Here’s heartwarming news: People with a family history of heart disease who also had a positive outlook were one-third less likely to have a heart attack or other cardiovascular event within five to 25 years than those with a more negative outlook.
That’s the finding from Johns Hopkins expert Lisa R. Yanek, M.P.H., and her colleagues. The finding held even in people with family history who had the most risk factors for coronary artery disease, and positive people from the general population were 13 percent less likely than their negative counterparts to have a heart attack or other coronary event.
Yanek and her team determined “positive” versus “negative” outlook using a survey tool that assesses a person’s cheerfulness, energy level, anxiety levels and satisfaction with health and overall life. But you don’t need a survey to assess your own positivity, says Yanek. “I think people tend to know how they are.”
Avoid trans fats. These artery-clogging fats threaten fertility as well harm the heart and blood vessels. Go trans free.
Use more unsaturated vegetable oils. Monounsaturated and polyunsaturated fats help improve the body’s sensitivity to insulin and cool inflammation, two trends that are good for fertility. Add in more vegetable oils, nuts, seeds, and cold water fish such as salmon and sardines. Cut back on saturated fat.
Turn to vegetable protein. Replacing a serving of meat each day with beans, peas, soybeans or tofu, or nuts can improve fertility.
Choose slow carbs, not no carbs. Choosing slowly digested carbohydrates that are rich in fiber, like whole grains, vegetables, whole fruits, and beans, instead of rapidly digested carbs can improve fertility by controlling blood sugar and insulin levels.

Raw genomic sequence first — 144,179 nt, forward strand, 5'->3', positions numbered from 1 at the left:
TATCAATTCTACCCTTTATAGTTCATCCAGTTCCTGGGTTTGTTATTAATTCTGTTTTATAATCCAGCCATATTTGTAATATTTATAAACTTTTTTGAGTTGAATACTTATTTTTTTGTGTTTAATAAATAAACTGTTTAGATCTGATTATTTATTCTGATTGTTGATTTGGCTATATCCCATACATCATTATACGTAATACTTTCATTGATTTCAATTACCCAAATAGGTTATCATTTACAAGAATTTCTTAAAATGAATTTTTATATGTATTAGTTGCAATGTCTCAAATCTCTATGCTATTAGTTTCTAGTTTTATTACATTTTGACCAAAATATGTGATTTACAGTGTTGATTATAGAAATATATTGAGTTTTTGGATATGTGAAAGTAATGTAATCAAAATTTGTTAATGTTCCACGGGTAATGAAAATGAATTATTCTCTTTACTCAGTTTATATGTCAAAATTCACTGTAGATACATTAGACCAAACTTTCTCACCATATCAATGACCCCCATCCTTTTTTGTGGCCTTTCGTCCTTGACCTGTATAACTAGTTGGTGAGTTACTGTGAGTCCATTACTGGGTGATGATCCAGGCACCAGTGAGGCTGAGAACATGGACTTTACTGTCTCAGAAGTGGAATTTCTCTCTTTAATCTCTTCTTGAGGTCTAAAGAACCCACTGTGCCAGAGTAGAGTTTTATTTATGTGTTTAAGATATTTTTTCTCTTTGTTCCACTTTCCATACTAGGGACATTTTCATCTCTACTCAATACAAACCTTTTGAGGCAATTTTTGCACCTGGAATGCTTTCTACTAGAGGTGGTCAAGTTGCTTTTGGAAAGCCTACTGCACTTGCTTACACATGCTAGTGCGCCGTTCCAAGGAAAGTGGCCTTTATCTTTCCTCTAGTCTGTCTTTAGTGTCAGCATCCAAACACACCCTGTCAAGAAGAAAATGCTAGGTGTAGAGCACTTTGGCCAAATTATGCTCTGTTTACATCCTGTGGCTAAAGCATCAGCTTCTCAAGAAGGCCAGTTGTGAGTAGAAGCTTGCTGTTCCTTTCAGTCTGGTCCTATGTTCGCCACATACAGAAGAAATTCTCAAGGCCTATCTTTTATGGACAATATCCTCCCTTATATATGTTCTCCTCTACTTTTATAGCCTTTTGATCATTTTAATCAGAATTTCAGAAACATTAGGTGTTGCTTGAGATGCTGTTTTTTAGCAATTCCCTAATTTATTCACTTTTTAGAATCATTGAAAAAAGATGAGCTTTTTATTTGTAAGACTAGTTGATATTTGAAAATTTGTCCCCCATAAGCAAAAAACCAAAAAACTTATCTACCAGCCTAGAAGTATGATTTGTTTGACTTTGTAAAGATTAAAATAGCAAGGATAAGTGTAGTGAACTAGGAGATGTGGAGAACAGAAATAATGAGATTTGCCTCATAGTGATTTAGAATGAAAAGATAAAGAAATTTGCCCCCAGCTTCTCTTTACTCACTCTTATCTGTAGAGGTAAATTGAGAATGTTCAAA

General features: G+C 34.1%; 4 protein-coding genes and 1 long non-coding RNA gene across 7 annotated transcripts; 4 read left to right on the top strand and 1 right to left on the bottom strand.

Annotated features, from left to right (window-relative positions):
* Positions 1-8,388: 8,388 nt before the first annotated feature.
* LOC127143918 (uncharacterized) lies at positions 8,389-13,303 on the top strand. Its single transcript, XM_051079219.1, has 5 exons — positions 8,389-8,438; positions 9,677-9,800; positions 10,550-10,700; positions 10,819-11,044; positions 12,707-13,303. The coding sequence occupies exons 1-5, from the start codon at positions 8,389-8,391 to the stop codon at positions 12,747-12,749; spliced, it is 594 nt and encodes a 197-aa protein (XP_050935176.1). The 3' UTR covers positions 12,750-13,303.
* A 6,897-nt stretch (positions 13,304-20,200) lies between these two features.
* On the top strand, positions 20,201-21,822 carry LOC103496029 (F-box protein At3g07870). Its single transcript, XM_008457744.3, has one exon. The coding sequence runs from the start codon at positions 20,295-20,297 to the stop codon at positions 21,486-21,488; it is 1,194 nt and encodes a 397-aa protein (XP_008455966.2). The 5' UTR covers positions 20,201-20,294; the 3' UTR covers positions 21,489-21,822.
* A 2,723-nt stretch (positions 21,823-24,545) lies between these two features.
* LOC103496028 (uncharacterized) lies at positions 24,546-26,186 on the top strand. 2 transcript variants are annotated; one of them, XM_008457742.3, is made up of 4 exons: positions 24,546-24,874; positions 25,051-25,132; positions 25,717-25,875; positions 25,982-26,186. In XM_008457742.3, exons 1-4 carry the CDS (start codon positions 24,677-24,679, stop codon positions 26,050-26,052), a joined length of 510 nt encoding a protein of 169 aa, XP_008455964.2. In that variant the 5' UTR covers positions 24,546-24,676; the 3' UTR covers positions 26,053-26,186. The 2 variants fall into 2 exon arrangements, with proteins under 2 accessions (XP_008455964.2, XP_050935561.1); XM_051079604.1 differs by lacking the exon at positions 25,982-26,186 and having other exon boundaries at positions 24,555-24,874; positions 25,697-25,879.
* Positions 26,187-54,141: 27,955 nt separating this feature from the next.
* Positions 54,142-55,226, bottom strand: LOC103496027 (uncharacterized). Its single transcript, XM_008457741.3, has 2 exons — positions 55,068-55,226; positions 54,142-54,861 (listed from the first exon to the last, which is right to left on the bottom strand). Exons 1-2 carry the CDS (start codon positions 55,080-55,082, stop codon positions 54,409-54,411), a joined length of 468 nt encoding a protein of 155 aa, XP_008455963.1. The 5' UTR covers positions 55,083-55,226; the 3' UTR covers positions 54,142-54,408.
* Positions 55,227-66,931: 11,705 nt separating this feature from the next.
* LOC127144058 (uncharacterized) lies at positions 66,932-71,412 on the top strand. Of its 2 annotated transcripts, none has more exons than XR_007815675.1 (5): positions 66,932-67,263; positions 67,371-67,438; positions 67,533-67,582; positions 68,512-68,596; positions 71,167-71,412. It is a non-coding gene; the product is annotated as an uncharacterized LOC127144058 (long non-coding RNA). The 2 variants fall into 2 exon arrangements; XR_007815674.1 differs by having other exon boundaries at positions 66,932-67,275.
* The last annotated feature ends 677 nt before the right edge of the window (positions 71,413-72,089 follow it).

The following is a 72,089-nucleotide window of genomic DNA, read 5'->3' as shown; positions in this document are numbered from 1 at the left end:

Make it whole milk. Skim milk appears to promote infertility. If you drink milk, choose whole milk while trying to get pregnant, or have a small dish of ice cream or full-fat yogurt every day.
Take a multi-vitamin. Getting extra folic acid (400 micrograms a day) before you get pregnant could actually help you start eating for two.
Get plenty of iron from plants. Extra iron from plants, including whole-grain cereals, spinach, beans, pumpkin, tomatoes, and beets, appears to promote fertility.
Drink to your health. The best beverage for keeping your body hydrated is water. Coffee, tea, and alcohol are okay in moderation. But skip sugared sodas—they appear to promote ovulatory infertility.
Head toward the fertility zone for weight. Weighing too much or too little can interrupt normal menstrual cycles, throw off ovulation or stop it altogether. The best range for fertility is a body-mass index (BMI) of 20 to 24. Working to move your BMI in that direction by gaining or losing some weight is almost as good.
Move to the fertility zone for activity. If you don’t get much physical activity and are above the fertility zone for weight, daily exercise can help improve fertility. But don’t overdo it: too much exercise, especially if you are quite lean, can interfere with ovulation.